Like a lot of people, I think it's great that our country has grown much more environmentally aware in the last few years, mostly due to the efforts of Mr. "I invented the Internet" himself, Al Gore. While I sometimes question whether the media exaggerates the environmental disaster scenarios, I'm glad to see that people are stepping back to think about the impact of their actions upon the environment. Hollywood celebs like Leonardo DiCaprio, George Clooney and Julia Roberts add sex appeal to the whole "go green" movement, and I've seen enough Annie Leibovitz spreads featuring beautiful people writhing in the grass and hugging trees to make me feel guilty on those days when I sleep in an extra 10 minutes and drive instead of walk to class.
Of course, it was only a matter of time before companies tried to exploit our collective fear of global warming and environmental demise to shill products. Surprise surprise, the first industry to jump on the bandwagon was the beauty industry.
Now the industry has gotten desperate enough to capitalize on the environmental craze and invent treatments for skin conditions that previously did not exist. Take for example, Clarins new Expertise 3P.
A few spritzes a day of this stuff (which retails for $40 at Sephora) promises to protect skin from "the aging effects of Artificial Electromagnetic Waves," "indoor and outdoor pollution," creating an "imperceptible physical film on the skin to reinforce the skin's own natural protective barrier." In addition, it "protects against biological stress" and "increases cellular energy."
Until now, I didn't realize that my cells were feeling particularly sluggish (a few cups of coffee might do the trick, and it's a lot cheaper), but these threats aren't very convincing to me. I tend to be skeptical of any beauty product that claims miracle results for problems I never knew existed, but maybe I'm being too tough on this product...
Now there's a reason that I'm studying art history and not science, so I decided to consult The Beauty Brains, two cosmetic scientists who blog about the chemistry and biology of cosmetics. Wielding an eyeliner brush in one hand and a pipette in the other, these ladies cut through every kind of marketing hype, giving product loving consumers like us all the info we need to actually understand beauty products, as opposed to simply appreciating them. Here's what the Left Brain had to say about Expertise 3P:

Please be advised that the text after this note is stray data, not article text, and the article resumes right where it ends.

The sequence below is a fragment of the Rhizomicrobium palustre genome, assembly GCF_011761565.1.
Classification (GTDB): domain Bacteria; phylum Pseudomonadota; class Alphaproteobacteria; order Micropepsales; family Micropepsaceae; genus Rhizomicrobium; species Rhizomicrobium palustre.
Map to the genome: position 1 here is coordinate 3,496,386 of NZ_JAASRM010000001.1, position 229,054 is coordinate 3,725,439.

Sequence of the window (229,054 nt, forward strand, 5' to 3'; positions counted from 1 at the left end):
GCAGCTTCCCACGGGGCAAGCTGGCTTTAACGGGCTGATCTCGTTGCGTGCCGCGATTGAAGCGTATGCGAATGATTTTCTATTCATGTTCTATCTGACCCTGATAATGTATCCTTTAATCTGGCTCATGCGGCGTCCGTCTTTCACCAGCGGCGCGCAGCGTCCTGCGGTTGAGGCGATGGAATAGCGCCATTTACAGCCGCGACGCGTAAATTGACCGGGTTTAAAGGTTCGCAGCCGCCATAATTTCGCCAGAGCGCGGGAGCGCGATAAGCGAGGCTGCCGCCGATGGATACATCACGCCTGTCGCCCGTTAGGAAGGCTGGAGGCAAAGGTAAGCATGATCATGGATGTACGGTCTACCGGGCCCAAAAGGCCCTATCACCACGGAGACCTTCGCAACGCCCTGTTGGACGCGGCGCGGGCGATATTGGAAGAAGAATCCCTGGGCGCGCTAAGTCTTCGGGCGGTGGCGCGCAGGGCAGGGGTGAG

"This has got to be one of the most ridiculous new products I’ve heard about in a long time.
While I couldn’t find a complete ingredient list, I was amused to read about their “Magnetic Defense Complex with Thermus Chermophilus and Rhodiola Rosea, two powerful plant extracts which reinforce the skin’s natural barrier and provide biological protection against electromagnetic waves.” Puh-lease! This can’t possibly work. To block electromagnetic fields you would need some kind of metal or insulator. This is just ridiculous.
Even if these ingredients DID absorb EM radiation, you’d have to smear them ALL over your body before they would protect you. And finally, even if these ingredients DID work and even if you DID apply the product all over your body, there is absolutely no demonstrated negative effect on skin due to the electromagnetic fields created by cellphones or computers."Thanks, Brains!
Anti-aging cosmetics is a very big business, and if cosmetics companies can piggyback on the environmental craze to come up with a new source of aging, whether it's from cellphone waves or "biological stress," you know they're going to do it. Really want to prevent aging caused by environmental damage to the skin? Go to the drugstore and pick up a good sunscreen. What frustrates me in particular about the marketing for this product is their use of all these pseudo-scientific words and phrases, which are intended to make you feel like they know something important that you don't. If a company is going to talk down to me, they can't expect that I'll want to purchase their products.
What are your thoughts?